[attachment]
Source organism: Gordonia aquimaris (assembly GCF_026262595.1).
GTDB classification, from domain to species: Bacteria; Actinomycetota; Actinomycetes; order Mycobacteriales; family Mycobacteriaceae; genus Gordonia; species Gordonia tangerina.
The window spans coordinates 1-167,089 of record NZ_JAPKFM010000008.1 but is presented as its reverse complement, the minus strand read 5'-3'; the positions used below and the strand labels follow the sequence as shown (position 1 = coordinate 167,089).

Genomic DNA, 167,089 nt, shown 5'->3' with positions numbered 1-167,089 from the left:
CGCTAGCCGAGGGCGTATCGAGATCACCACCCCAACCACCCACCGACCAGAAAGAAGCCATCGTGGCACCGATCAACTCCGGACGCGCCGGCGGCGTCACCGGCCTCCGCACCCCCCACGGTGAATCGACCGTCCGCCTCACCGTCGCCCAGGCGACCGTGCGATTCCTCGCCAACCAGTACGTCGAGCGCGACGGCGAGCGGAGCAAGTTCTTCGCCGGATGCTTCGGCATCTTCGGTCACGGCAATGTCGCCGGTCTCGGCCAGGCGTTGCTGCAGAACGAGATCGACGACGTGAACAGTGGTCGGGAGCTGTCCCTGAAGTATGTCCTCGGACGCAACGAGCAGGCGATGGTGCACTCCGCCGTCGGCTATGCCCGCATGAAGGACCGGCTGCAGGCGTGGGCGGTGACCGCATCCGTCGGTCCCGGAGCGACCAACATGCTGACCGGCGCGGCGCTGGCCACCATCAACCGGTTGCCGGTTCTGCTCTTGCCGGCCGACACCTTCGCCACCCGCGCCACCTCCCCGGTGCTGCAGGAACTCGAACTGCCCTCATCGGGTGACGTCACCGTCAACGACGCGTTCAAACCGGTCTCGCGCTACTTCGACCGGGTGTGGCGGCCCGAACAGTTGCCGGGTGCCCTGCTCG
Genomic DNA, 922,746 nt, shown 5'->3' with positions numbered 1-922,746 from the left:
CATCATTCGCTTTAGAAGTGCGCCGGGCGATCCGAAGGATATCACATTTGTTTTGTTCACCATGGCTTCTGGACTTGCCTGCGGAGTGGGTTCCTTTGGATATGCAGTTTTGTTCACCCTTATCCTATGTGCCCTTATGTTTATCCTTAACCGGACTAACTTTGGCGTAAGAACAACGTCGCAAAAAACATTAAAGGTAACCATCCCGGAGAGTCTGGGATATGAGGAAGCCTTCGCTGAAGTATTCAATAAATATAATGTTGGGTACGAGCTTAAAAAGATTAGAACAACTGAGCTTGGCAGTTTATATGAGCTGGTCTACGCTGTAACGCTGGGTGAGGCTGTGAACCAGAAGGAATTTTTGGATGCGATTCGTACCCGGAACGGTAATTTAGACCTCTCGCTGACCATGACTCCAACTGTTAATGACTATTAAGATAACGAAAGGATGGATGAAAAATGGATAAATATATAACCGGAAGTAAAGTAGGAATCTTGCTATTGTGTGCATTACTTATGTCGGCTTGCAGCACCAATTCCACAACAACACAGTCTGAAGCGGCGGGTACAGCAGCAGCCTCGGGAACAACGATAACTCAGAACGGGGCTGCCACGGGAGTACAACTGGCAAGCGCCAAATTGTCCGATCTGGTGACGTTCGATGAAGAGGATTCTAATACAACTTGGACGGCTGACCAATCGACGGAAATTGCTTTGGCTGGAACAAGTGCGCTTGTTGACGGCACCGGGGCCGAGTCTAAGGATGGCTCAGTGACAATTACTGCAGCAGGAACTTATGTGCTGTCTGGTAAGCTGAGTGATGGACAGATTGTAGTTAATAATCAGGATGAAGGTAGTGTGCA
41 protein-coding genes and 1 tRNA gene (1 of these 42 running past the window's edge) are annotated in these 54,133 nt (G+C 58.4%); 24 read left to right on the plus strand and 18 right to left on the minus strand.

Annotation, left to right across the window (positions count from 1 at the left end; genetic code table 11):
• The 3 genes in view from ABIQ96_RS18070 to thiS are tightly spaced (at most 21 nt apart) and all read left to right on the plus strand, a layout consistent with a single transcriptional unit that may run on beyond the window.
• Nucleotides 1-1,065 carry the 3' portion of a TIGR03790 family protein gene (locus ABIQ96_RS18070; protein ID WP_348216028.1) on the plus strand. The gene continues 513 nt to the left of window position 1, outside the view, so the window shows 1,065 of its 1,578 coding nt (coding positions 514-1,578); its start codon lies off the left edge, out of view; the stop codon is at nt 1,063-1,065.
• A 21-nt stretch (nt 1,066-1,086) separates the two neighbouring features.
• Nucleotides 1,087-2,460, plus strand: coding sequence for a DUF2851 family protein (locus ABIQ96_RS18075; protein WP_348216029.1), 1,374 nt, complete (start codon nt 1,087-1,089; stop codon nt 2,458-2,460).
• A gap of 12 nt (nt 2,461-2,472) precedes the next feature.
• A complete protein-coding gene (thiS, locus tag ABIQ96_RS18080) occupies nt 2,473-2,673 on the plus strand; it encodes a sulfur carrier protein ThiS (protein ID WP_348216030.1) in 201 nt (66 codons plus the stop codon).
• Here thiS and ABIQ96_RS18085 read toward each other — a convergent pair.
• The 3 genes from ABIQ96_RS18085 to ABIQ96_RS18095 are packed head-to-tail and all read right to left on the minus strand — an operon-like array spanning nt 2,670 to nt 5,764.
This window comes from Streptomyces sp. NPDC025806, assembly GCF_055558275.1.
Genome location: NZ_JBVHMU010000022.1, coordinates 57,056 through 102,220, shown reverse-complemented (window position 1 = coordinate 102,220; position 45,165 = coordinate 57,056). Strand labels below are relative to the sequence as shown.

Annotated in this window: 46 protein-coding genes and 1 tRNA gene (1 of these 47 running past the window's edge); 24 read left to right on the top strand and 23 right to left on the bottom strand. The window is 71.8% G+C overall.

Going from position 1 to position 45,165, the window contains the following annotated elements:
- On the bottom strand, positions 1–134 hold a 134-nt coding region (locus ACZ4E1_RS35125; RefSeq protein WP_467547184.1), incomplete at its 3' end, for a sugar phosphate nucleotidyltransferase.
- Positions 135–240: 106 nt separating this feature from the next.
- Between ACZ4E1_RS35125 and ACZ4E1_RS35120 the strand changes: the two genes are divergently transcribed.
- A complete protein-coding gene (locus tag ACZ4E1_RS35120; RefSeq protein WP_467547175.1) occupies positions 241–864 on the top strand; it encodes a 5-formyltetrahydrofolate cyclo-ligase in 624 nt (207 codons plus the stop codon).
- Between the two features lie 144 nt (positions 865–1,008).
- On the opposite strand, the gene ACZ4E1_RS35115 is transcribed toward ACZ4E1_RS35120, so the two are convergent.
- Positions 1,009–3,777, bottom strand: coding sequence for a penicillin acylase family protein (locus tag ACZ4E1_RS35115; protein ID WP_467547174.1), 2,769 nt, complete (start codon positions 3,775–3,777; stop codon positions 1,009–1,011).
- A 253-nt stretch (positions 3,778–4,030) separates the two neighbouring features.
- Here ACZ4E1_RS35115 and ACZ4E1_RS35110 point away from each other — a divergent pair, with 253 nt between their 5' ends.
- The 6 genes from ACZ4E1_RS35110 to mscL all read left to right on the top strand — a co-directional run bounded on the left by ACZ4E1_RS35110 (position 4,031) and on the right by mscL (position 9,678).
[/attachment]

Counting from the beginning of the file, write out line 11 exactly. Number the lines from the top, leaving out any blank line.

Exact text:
• Nucleotides 1-1,065 carry the 3' portion of a TIGR03790 family protein gene (locus ABIQ96_RS18070; protein ID WP_348216028.1) on the plus strand. The gene continues 513 nt to the left of window position 1, outside the view, so the window shows 1,065 of its 1,578 coding nt (coding positions 514-1,578); its start codon lies off the left edge, out of view; the stop codon is at nt 1,063-1,065.